Eddie Baker is a 16 year old high school student and his family was one of our Reglue 12 Geeks of Christmas program recipients. Not only did he qualify for a computer, his family was qualified for help with Internet via our Prometheus Project. Eddie is a big guy. He’s well over six feet tall and goes a good 230 pounds. The stuff football linebackers are made of. Football is of no interest to Eddie. When he says so, he’s almost apologetic in the way he says it. Here in Texas, high school football is darned near a religion.
He wants to study and work in the field of geology. Specifically, the archaeological wing of geology. Eddie wants to study things like the Cretaceous-Tertiary extinction. He wants to know more about what really happened in that time period. He wants to know how the molten rock and metals at our core generate a magnetic field that prevents us from being destroyed in a micro-second by a heartless, murderous universe.
Football is of no interest to Eddie. Eddie doesn’t care about games. He cares about contributing to the human condition in a positive way.
See, this is where we really get to know our Reglue kids. Often, we’ll invite our kids into our facility after school and on weekends. Some of them come by just to practice on a computer like they have at home. We enjoy showing these kids how to do the cool stuff. No, not the glitzy 3D stuff, but stuff like using Audacity and Calibre, Stellarium and GIMP. But most importantly…
The philosophy and meaning of free open source software.
Now I agree, if you want to kill a party buzz all you need to do is pull out your Book of Stallman and start repeating quotes. I mean, let’s be honest here. There’s nothing particularly exciting about FOSS.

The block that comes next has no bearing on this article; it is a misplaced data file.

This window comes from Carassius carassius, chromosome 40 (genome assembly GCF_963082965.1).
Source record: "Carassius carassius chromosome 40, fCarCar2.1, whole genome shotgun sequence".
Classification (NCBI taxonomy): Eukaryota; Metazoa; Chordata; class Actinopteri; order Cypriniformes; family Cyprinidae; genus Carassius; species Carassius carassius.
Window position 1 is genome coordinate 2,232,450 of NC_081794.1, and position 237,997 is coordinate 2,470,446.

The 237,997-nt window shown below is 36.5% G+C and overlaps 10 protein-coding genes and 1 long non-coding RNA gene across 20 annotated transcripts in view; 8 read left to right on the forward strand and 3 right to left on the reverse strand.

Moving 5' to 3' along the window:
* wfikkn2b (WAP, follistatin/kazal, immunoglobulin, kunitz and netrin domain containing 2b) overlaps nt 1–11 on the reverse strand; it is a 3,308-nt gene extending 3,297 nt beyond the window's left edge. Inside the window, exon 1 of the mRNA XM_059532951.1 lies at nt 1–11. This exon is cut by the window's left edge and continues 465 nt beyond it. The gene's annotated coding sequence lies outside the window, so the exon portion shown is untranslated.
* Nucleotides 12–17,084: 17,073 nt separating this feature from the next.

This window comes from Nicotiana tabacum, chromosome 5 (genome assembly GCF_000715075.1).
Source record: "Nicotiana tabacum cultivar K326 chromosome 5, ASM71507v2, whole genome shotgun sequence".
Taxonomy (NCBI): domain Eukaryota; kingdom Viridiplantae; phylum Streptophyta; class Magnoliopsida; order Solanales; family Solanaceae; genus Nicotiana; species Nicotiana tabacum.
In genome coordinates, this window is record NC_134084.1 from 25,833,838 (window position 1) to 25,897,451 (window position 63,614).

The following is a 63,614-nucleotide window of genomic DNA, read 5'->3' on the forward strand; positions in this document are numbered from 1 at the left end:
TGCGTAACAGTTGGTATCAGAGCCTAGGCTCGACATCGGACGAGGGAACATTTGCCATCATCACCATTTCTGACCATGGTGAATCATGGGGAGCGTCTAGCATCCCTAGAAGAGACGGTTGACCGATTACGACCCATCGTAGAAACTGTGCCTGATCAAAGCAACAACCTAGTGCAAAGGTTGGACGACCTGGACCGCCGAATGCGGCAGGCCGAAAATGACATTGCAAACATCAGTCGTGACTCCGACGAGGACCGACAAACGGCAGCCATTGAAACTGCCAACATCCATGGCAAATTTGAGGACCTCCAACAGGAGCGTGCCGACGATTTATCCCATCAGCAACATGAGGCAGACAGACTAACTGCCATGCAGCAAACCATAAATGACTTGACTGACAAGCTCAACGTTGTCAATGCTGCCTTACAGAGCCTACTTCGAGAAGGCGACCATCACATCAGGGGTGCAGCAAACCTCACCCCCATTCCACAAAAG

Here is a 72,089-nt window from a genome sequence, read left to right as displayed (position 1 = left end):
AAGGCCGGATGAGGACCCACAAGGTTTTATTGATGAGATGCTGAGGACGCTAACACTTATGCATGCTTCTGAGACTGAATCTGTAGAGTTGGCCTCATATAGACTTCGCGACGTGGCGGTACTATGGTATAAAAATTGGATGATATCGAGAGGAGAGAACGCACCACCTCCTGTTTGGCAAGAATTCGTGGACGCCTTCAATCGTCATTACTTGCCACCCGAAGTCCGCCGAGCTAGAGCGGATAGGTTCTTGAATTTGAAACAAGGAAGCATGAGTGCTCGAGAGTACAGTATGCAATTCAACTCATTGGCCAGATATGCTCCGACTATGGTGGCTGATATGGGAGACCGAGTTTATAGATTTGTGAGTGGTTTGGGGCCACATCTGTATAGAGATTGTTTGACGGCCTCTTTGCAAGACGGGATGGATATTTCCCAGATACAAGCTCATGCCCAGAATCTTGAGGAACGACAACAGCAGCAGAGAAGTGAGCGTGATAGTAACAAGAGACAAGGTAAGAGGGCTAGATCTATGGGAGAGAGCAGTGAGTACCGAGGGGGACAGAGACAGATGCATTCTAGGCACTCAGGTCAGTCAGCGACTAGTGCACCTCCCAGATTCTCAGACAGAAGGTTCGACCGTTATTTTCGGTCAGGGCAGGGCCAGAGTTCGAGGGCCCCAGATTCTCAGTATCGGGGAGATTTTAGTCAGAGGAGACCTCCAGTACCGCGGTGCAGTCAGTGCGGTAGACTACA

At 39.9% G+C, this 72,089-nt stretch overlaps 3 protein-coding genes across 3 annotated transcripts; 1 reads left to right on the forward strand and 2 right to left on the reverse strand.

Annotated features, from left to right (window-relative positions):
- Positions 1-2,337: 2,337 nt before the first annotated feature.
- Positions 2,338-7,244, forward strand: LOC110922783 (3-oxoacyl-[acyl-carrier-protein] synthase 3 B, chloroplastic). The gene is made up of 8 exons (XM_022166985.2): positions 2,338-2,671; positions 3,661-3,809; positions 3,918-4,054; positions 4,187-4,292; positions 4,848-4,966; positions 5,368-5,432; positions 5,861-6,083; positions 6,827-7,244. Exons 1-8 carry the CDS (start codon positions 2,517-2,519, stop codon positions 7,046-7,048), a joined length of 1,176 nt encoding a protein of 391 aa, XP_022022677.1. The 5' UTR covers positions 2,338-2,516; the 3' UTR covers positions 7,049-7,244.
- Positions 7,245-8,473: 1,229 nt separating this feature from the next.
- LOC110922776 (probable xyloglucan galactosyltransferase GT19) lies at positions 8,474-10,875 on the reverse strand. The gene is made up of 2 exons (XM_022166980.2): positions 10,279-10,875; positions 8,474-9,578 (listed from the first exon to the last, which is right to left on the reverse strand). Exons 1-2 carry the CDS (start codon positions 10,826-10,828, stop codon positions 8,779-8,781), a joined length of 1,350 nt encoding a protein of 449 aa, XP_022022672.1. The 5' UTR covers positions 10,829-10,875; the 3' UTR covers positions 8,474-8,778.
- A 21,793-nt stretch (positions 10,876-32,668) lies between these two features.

Unless you’re Eddie Baker.
It was last Tuesday and Eddie came by at his normal time at 3:30 p.m. I was on the phone with the utility company and waved Eddie to his normal seat in the classroom. He smiled and waved back as he took his seat. A few days before, Eddie asked me if there were any good websites that teach Python. I gave him a list of the sites I knew but told him some of them might not be around any longer. I strayed far away from the coding side of the business when I founded Reglue.
I disconnected from my call and glanced up at Eddie. The bold text on the computer page was easily read, even by my old eyes. “Python Programming for Beginners.”
He had no idea I was watching him and probably didn’t care if I did. He would rapidly look from keyboard to screen, screen to keyboard, trying his best to keep up with the tasks in front of him. Probably three minutes had passed before I said anything to him.
“Eddie, do you know how to type?”
It took him a minute to realize I was talking to him. Once he realized I was, he snapped around and apologized.
“I’m sorry, Mr. Starks. I didn’t hear you.”
I nodded and pulled out a notepad from my shirt pocket. I flipped pages as if looking for some specific thing.
“Ah, here it is,” I said. “That’s four dollars you owe me.”
Eddie and I have a running shtick. He owes me 50 cents every time he calls me sir instead of Ken. Eddie Baker might not have had much money growing up, but he surely had a good home environment. His politeness is telling.
I asked him again, “Do you know how to type?”